Guts and Gaul
The French scrupulously pronounce his name with the accent on the first syllable—always LEM-ond, so it sounds like the citrus fruit. But Americans have grown accustomed to the sound of Le-MOND. A you-bet, gee-whiz kid from Reno wasn't going to win three Tours de France unless he had a little continental je ne sais quoi to go with his brassy, Yankee willingness to take on the world. Why, the idea of an American winning the Tour was so preposterous that Greg LeMond himself, while flying to Europe in 1981 for his first international season, couldn't even bring himself to tell an inquiring seatmate that he was a pro cyclist. He fudged it, saying instead that he was in "sports marketing."
There was felicity in that characterization, as LeMond went on to become the greatest stateside salesman for the world's most sprawling sports event. But that career ended with his announcement last Saturday in Los Angeles that he's suffering from a rare muscle disease. "I've had to overcome a lot of obstacles," he said in breaking the news, "but now I have one I can't overcome."
LeMond, 33, hadn't won a stage race since 1992, when he began to complain of fatigue for which there seemed to be no good explanation. At first he blamed allergies; then he suspected he was carrying too much weight. Finally, in August, his doctors, noticing an alarming drop in his ability to carry oxygen, performed a muscle biopsy. They needed seven slices of muscle tissue from his left quadriceps, but they couldn't administer anesthesia because it might have affected the test results. So they strapped LeMond down and, in an excruciating procedure, sliced seven slivers of muscle out of his thigh, he says, "like sashimi."
The tests revealed that LeMond is suffering from mitochondrial myopathy, an impairment of proteins in his muscles that prevents them from delivering the kind of power a world-class cyclist needs for hours a day, every day of a stage race. The malady isn't life threatening, and it-shouldn't interfere with his daily routine, but because no cure or treatment has been found, LeMond will have to give up his dream of competing in the 1996 Olympics. Doctors don't know if there's any connection between the disease and the 30 lead shotgun pellets still inside him as a result of a turkey-hunting accident in 1987. As the father of three children, Jeffrey, 10, Scott, 7, and Simone, 5, Greg is fervently hoping the condition isn't hereditary. "Greg is still in denial about all this," his wife, Kathy, said on Saturday. "Today is hard because we're here in front of everyone. Before, it's just been me and Greg in the kitchen."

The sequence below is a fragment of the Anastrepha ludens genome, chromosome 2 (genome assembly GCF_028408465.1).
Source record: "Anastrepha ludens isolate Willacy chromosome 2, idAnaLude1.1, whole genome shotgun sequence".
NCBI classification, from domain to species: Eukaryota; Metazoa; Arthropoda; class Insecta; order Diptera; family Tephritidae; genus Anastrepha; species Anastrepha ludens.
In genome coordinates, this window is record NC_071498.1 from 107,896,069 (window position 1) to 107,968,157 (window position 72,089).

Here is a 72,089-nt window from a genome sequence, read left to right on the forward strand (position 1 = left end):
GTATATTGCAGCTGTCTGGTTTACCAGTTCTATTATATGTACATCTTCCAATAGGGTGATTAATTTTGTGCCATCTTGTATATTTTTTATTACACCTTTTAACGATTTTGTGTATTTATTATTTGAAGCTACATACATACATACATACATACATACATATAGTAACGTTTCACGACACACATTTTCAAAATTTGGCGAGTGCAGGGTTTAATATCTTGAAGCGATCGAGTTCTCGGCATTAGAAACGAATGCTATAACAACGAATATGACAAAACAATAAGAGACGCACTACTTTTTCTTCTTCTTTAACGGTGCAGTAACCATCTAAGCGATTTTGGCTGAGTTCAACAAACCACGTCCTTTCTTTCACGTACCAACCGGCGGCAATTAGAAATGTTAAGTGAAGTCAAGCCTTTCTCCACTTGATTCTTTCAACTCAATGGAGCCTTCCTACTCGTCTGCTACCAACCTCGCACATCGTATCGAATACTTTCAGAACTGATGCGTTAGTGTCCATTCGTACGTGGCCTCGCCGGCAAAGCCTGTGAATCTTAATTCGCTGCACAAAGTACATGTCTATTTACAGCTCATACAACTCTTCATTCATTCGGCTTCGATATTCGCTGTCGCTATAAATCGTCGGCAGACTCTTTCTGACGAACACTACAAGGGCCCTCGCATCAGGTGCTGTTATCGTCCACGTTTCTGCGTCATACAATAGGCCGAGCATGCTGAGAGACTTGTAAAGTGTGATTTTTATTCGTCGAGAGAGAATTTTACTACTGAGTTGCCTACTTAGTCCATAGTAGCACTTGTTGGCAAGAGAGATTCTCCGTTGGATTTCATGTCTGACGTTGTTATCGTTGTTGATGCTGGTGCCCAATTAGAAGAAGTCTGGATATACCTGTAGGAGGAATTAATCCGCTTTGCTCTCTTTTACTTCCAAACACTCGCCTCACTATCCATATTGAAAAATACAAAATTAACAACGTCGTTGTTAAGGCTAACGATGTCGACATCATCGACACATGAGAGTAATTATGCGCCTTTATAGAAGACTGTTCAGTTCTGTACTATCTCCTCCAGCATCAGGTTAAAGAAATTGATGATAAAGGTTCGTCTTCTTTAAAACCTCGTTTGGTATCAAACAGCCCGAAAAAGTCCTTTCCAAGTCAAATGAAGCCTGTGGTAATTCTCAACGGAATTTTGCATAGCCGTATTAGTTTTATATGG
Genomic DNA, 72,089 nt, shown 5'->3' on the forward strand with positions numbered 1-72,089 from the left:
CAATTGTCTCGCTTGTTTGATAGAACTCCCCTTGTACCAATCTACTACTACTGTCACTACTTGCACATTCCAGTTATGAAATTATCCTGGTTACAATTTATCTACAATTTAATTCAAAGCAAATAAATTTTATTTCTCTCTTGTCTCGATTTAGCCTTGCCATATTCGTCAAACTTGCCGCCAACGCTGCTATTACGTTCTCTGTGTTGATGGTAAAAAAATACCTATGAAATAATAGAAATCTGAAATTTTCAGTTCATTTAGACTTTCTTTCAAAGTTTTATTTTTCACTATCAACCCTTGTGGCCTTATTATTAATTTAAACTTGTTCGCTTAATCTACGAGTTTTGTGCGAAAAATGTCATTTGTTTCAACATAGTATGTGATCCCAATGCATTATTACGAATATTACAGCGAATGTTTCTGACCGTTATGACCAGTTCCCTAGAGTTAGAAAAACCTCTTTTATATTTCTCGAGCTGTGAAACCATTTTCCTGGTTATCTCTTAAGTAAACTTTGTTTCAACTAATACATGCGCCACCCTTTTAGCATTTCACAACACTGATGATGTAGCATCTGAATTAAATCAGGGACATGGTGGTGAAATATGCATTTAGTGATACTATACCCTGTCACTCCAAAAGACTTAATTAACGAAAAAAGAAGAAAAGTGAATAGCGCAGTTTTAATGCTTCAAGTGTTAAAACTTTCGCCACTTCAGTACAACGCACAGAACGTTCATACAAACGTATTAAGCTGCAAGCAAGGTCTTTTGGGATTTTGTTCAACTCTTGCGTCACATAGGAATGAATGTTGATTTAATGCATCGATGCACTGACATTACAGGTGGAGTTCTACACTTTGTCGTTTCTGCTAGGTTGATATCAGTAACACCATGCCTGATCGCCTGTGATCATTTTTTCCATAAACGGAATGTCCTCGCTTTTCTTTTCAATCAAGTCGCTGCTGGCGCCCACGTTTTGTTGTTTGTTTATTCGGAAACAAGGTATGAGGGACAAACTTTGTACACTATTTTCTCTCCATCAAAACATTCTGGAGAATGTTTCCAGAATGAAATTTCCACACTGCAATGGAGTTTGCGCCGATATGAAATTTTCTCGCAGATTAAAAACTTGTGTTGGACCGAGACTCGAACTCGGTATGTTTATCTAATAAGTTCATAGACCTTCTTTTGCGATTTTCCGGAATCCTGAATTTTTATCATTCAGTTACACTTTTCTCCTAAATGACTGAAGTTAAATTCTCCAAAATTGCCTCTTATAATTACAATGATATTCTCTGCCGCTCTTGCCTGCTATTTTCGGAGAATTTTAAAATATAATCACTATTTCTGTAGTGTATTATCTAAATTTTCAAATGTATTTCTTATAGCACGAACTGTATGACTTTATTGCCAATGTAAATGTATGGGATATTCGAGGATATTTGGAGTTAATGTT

After his legendary win in the 1989 Tour, in which he made up 50 seconds on the final day with two of those pellets still lodged against his heart lining, this magazine named him Sportsman of the Year. A few talk-radio know-nothings objected, reviling the choice by pointing out that riding a bike is something anybody can do. Which, of course, it is. But no rider among tout le monde did it quite as astonishingly as he did.
Ho, Ho, Ho
We know what Dale Brown's voodoo instructor is getting the LSU basketball coach this Christmas. A 29-inch-high, limited-edition Bob Knight doll can deliver good cheer under your tree too, for the modest sum of $545 plus tax, with a portion of the proceeds going to the Indiana University library. The porcelain-and-cloth Bob doll comes in a little red duffel bag and is outfitted in a red sweater, Converse shoes and dark trousers over boxer shorts. In its next venture, perhaps the company manufacturing and marketing the figurine—Treasure Me Dolls of Kendallville, Ind.—can hook up with the makers of Chatty Cathy dolls and World Wrestling Federation action figures. Although it's billed as "so realistic, people are amazed," the Bob doll can't be considered truly lifelike until it curses and throws chairs.
Not a Potted Plant
We're accustomed to umpires hearing the grievances of others, not airing their own. But Joe West, the colorful and confrontational National League ump, recently accepted an undisclosed settlement from Upper Deck, the baseball-card company, for alleged unauthorized use of his likeness. It seems that West appears in an action photo on the back of a Gary Redus card, looking on as Redus scrambles back on a throw to first. With the lawsuit, West's attorney, Kevin Murphy of Covington, Ky., who's representing nine other umpires in similar complaints against various publishers, may have provided something historical: the first documented instance of West's objecting to being in the spotlight.
Feat of Clay
Clay-court specialists make up a tennis subculture, baseline-hugging their way to mild success on the tour, but few have ever parlayed such a one-dimensional game into the kind of ranking and money that Spain's Alberto Berasategui enjoyed in 1994. He finished the year with seven tournament titles (second only to Pete Sampras's 10), a No. 8 world ranking and nearly $940,000 in prize money. And he did it with all but two of his 65 match wins coming on the slow stuff.